No. 135 Philadelphia, 1980, Appeal from the Order of the Court of Common Pleas of Delaware County, Civil Action - Law, No. 79-14585.
Gene A. Foehl, Media, for appellant.
Joseph W. McGuire, Philadelphia, for appellee.
Price, Wickersham and Lipez, JJ.
[ 280 Pa. Super. Page 489]
This appeal presents our court with another question of first impression involving interpretation of the Pennsylvania No-fault Motor Vehicle Insurance Act.*fn1 Simply stated, the question presented is: What event triggers the commencement of the two year statute of limitations on tort actions arising from motor vehicle accidents? We agree with the conclusion of the trial court that the two year period commences on the date the injury is sustained and not on the date the plaintiff meets the threshold limits delineated in the No-fault Act. Accordingly, we affirm the order of the court of common pleas.
The pertinent facts are as follows. Appellant was injured on December 11, 1976, when an automobile in which she was riding was struck from behind by a vehicle driven by appellee. It was not until September 6, 1979, that appellant filed a complaint against appellee and alleged, inter alia, that due to appellee's negligent operation of his motor vehicle, she sustained injuries of a severe and permanent nature and incurred expenses in excess of the threshold amounts specified in sections 301 and 202 of the No-fault Act. Appellee filed preliminary objections and asserted that appellant's cause of action was barred by the statute of limitations as defined in the Judicial Code, Act of July 9, 1976, P.L. 586, No. 142, 42 Pa.C.S. § 5524. The trial court sustained appellee's preliminary objections, thereby dismissing appellant's complaint. It is from this order that appellant appeals.
Initially, we note that when considering preliminary objections in the nature of a demurrer, we accept as true all well-pleaded material facts in the complaint as well as all inferences reasonably deducible therefrom. Allstate Insurance Co. v. Fioravanti, 451 Pa. 108, 299 A.2d 585 (1973); Vitteck v. Washington Broadcasting Co., 256 Pa. Super. 427, 389 A.2d 1197 (1978); Barto v. Felix, 250 Pa. Super. 262, 378
[ 280 Pa. Super. Page 490]
A.2d 927 (1977). In this endeavor, we are mindful that preliminary objections should be sustained and a complaint dismissed only in cases that are clear and free from doubt, i. e., it must appear with certainty that, upon the facts averred, the law will not permit recovery by the plaintiff. Allstate Insurance Co. v. Fioravanti, supra; Clevenstein v. Rizzuto, 439 Pa. 397, 266 A.2d 623 (1970); Vitteck v. Washington Broadcasting Co., supra.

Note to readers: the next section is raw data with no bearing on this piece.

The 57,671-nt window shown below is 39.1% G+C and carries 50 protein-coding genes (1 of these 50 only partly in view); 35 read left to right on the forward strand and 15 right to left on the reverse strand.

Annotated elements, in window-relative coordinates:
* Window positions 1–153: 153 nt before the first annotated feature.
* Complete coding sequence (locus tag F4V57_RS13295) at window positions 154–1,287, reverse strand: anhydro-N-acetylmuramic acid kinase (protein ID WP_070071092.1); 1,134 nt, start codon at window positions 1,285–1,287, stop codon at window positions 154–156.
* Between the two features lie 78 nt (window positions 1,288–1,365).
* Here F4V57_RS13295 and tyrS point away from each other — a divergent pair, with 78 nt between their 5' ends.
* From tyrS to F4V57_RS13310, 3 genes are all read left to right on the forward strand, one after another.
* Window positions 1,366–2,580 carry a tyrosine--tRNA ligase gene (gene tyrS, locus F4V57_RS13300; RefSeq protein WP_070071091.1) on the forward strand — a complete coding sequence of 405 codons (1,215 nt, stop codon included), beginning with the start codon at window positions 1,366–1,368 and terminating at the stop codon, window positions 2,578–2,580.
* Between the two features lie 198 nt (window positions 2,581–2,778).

One of the key features of the No-fault Act is the abolition of tort liability. Under section 301 of the Act, tort liability with respect to any injury arising out of the maintenance or use of a motor vehicle in this Commonwealth is abolished except in situations in which, inter alia : (1) a vehicle involved in the accident was "unsecured"; (2) the infliction of injury was intentional; (3) the injured sustains loss in excess of the limitations for allowable expense, work loss, replacement services loss, or survivors loss as specified in section 202*fn2 of the Act; (4) the injury is not covered by basic loss benefits payable under section 103; or (5) non-economic detriment is incurred and the accident resulted in: (a) death or serious and permanent injury; (b) reasonable and
[ 280 Pa. Super. Page 491]
necessary medical and dental services, with certain exclusions, in excess of $750; physical or mental impairment that prevents the injured from performing all or substantially all of his usual and customary duties for more than sixty days; or (c) cosmetic disfigurement which is permanent, irreparable and severe. In her complaint, appellant averred that she suffered injuries of a serious and permanent nature, sustained loss that "may exceed" the recoverable limits delineated in section 202 of the Act, and incurred medical expenses in excess of the $750 threshold amount specified in section 301. On appeal, appellant contends, in essence, that because under the Act, one is not liable for allowable expense, work loss, survivors loss, replacement services loss, or non-economic detriment until the threshold amounts are met, the statute of limitations ...